Loaded Labor Costs PDF Print E-mail
Written by Glenn Felix   
Tuesday, 15 June 2010 11:29

Loaded Labor Costs

By Glenn Felix, IPC

This is sort of a brush-up review article on calculating true labor costs, which include wages, payroll taxes, paid benefits — and unpaid benefits.

Let’s begin with a standard productivity measure — Output per Labor Hour.  Assume we’re getting 300 pounds of finished product per labor hour.  Referencing the example “Load Factor Calculation,” our labor cost per pound is calculated as follows:
Labor Hours per Pound  =  1/300  =  .00333  
Loaded Labor Rate =  $14.42  x  (1+.5444)  =  $20.67
Labor Cost per Pound  =  Hours per Pound times Cost per Labor Hour  =  .00333  x  $20.67  =  $0.0742
This includes paid time off costs.

If we could improve labor efficiency by 10 percent, our labor cost per pound would change to:
Labor Hours per Pound  =  1/330  =  .00303  
Loaded Labor Rate =  $14.42  x  (1+.5444)  =  $20.67
Labor Cost per Pound  =  .00303  x  $20.67  =  $0.0675

The important insight here is, of course, the total labor cost savings realized by our 10 percent increase in productivity:   A savings of $0.0067 cents per pound which, when multiplied by total pounds produced, adds up nicely.

The Calculation
Unfortunately calculations aren’t quite as simple as shown in the example.  Some numbers are universal and concrete like social security and medicare percentages.  The approach to costing paid time off is a fairly standard calculation too.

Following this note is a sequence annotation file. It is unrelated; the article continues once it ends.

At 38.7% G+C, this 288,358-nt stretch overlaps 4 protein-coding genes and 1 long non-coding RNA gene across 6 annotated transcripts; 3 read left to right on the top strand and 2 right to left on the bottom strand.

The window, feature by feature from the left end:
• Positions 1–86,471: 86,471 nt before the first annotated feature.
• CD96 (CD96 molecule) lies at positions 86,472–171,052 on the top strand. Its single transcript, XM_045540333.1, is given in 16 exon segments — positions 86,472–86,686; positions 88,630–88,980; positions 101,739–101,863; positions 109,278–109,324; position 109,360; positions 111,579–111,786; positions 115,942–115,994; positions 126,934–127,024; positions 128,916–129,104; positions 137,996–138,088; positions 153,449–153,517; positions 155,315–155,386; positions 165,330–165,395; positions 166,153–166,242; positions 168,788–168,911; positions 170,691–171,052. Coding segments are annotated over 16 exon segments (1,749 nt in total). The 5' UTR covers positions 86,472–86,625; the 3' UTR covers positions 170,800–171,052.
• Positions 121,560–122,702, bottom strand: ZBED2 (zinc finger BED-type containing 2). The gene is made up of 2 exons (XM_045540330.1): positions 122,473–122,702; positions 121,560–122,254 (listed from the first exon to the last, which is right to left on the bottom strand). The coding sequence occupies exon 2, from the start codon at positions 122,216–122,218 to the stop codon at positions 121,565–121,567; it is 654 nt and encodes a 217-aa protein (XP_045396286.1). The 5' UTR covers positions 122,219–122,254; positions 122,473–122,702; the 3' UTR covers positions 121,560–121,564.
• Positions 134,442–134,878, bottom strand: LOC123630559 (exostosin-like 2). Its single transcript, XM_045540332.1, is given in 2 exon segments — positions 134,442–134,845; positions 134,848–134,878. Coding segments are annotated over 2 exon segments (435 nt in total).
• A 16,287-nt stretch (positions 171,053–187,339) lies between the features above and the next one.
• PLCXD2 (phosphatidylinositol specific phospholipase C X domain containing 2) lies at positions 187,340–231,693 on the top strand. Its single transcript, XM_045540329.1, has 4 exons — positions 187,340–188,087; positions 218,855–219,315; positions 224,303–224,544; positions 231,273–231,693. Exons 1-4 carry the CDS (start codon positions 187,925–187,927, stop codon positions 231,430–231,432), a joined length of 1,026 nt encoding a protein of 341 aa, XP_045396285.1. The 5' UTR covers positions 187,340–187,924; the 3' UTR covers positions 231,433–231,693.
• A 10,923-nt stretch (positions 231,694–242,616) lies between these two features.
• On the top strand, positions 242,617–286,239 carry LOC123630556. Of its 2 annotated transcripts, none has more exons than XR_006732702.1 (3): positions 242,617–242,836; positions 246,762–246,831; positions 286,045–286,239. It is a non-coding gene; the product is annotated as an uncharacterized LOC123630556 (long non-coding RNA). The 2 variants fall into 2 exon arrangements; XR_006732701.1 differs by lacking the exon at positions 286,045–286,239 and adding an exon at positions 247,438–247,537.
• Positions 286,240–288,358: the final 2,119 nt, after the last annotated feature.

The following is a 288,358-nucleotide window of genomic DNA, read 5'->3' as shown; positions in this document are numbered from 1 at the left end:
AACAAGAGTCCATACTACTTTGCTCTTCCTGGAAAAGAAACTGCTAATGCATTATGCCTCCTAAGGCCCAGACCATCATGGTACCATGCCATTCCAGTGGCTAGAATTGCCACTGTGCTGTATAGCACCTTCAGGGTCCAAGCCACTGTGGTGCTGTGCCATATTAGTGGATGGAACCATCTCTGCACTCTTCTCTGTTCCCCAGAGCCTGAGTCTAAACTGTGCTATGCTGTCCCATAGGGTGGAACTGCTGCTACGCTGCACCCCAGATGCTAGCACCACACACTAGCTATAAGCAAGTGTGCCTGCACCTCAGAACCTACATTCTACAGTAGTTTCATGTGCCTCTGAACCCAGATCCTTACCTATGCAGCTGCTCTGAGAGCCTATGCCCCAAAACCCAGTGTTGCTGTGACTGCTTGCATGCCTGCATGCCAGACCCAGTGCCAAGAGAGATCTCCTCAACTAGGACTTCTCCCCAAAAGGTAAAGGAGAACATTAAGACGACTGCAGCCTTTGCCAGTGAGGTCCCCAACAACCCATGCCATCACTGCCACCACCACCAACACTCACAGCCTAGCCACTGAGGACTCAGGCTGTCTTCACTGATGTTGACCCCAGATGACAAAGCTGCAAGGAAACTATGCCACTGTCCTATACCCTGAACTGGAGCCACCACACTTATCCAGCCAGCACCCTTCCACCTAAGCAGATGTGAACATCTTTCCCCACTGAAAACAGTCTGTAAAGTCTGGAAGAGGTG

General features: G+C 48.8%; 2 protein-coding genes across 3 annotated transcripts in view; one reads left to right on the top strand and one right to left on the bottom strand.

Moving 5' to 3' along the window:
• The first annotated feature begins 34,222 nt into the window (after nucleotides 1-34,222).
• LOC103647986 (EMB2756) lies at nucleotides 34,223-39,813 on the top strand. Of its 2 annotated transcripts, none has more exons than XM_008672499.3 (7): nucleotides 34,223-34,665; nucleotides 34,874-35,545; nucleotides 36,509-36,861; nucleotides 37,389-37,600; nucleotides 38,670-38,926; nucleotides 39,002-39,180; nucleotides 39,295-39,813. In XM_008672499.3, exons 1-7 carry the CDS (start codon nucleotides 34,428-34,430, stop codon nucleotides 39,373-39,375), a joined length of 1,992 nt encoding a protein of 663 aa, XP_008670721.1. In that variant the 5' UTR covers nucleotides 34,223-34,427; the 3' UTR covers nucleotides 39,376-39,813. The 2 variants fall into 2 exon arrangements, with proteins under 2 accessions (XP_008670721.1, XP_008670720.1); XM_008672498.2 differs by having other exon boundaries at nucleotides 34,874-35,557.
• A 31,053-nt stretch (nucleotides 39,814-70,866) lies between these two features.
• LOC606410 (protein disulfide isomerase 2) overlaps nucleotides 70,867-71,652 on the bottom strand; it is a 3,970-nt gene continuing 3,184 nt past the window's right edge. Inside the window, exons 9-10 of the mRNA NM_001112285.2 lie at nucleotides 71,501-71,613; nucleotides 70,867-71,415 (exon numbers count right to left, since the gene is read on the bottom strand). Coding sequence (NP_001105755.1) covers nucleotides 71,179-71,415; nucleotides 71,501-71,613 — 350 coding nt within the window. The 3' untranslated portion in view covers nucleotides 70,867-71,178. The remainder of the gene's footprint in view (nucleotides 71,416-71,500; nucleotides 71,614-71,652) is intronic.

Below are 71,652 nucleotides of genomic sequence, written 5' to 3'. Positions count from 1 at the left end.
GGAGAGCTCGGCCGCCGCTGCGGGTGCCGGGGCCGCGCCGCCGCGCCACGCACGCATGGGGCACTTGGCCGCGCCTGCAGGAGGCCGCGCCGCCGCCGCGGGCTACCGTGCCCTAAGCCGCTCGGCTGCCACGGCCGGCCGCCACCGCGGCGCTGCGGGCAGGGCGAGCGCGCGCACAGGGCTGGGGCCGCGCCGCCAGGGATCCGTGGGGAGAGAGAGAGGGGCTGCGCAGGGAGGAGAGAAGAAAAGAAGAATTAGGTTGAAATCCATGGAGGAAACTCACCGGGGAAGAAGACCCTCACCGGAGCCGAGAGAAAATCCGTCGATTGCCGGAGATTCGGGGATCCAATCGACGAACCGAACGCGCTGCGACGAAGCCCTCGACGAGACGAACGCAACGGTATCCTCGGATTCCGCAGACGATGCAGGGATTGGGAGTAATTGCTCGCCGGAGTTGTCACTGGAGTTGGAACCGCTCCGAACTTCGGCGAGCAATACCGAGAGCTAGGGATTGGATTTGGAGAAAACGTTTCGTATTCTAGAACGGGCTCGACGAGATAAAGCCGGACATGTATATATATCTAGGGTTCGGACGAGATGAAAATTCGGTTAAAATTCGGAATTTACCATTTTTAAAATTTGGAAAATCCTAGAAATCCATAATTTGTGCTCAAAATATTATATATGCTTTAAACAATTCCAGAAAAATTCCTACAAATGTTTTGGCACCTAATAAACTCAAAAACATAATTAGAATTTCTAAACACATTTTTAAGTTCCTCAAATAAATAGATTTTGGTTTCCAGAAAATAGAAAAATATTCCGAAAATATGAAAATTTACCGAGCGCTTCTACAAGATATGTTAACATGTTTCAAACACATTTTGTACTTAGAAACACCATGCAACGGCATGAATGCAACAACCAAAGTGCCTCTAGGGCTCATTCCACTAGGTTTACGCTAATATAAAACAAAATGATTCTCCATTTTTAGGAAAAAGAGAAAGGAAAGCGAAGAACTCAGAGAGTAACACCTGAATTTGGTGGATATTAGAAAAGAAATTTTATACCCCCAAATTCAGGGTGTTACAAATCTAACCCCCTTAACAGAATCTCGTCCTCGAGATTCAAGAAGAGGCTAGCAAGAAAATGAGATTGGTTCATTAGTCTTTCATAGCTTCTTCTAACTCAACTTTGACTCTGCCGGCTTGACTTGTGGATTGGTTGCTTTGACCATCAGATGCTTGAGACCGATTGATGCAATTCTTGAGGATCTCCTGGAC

But many numbers are going to be unique to individual companies:  health care costs, 401k (or pension) expenses, life and disability insurance, state unemployment rates (also affected by experience), as are work comp premiums.  You might use a married health insurance average rather than the family rate.  Much depends on participation.

And some companies will have local taxes to factor.  (Portland employers have a .662% Tri-Met (mass transit) tax to pay.)

Also of course your average wage rate will have a lot to do with calculating your load factor.  (Higher wage rates yield lower load factors, mostly because health insurance is not a function of income).  

Hopefully though, if you haven’t done so recently, the template shown will provide helpful guidance to figuring your current Loaded Labor Rate.

(If you’d like assistance with this, don’t hesitate to contact the IPC).

loaded labor costs1

loaded labor costs2


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